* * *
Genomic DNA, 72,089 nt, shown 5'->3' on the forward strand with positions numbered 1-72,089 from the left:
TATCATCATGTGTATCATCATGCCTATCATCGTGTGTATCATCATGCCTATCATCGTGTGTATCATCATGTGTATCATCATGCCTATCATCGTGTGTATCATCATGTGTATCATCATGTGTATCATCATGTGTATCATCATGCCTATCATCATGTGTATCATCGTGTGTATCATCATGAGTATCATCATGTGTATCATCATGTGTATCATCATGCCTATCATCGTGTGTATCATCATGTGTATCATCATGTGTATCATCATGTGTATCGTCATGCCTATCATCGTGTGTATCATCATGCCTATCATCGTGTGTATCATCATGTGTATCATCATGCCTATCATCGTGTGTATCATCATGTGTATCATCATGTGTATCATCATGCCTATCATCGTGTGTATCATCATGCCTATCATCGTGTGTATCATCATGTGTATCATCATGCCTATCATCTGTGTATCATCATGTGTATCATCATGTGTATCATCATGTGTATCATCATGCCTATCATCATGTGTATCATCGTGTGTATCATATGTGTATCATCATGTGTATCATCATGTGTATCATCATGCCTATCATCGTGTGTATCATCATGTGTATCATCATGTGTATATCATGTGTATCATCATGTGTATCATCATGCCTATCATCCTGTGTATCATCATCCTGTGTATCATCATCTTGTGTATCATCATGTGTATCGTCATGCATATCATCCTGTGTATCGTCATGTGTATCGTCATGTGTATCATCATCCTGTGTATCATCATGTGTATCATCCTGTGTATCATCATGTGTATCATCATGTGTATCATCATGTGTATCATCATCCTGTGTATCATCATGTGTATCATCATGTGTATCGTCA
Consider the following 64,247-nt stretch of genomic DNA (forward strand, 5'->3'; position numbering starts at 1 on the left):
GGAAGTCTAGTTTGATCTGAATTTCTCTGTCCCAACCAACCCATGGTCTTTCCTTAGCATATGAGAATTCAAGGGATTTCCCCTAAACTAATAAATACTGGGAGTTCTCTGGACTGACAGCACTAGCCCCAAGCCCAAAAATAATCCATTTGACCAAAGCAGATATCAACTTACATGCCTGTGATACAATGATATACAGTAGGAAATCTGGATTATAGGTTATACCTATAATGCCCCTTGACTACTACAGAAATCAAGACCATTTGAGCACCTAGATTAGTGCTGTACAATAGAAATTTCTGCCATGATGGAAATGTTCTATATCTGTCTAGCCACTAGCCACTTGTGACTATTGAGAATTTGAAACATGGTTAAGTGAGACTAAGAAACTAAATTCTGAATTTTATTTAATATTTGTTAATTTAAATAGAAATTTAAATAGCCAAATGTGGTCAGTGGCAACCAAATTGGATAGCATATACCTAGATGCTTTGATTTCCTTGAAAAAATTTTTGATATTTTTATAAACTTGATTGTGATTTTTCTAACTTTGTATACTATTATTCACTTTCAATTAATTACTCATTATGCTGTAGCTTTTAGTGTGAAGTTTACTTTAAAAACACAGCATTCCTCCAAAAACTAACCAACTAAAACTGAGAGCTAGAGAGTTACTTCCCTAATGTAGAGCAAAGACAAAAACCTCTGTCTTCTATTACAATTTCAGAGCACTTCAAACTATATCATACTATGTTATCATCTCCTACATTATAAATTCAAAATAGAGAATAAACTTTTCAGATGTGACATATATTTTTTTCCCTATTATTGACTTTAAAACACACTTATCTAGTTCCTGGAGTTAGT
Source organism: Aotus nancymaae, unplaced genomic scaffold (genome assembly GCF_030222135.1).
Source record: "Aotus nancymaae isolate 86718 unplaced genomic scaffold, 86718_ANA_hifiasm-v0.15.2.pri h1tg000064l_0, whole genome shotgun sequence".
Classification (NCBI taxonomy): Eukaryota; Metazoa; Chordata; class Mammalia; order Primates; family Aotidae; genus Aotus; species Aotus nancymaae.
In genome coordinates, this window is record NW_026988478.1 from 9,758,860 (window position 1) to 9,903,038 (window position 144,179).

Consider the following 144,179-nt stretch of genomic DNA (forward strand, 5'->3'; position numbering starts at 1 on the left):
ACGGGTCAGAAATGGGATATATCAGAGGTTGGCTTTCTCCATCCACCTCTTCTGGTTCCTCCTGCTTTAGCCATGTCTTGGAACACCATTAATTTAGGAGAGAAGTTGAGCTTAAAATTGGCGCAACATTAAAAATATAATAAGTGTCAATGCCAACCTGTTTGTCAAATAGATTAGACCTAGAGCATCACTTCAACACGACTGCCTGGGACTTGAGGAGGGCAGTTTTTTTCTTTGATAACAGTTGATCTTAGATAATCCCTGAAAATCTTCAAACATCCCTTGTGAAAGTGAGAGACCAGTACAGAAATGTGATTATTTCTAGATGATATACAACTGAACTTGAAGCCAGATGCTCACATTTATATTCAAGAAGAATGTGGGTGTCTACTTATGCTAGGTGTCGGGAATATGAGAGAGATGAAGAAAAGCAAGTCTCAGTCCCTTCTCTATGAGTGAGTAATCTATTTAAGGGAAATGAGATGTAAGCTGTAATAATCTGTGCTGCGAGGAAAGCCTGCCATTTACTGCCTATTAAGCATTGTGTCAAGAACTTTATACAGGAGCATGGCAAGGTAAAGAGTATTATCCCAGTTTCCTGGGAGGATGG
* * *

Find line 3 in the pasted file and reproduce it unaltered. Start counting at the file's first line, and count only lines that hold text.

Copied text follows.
Consider the following 64,247-nt stretch of genomic DNA (forward strand, 5'->3'; position numbering starts at 1 on the left):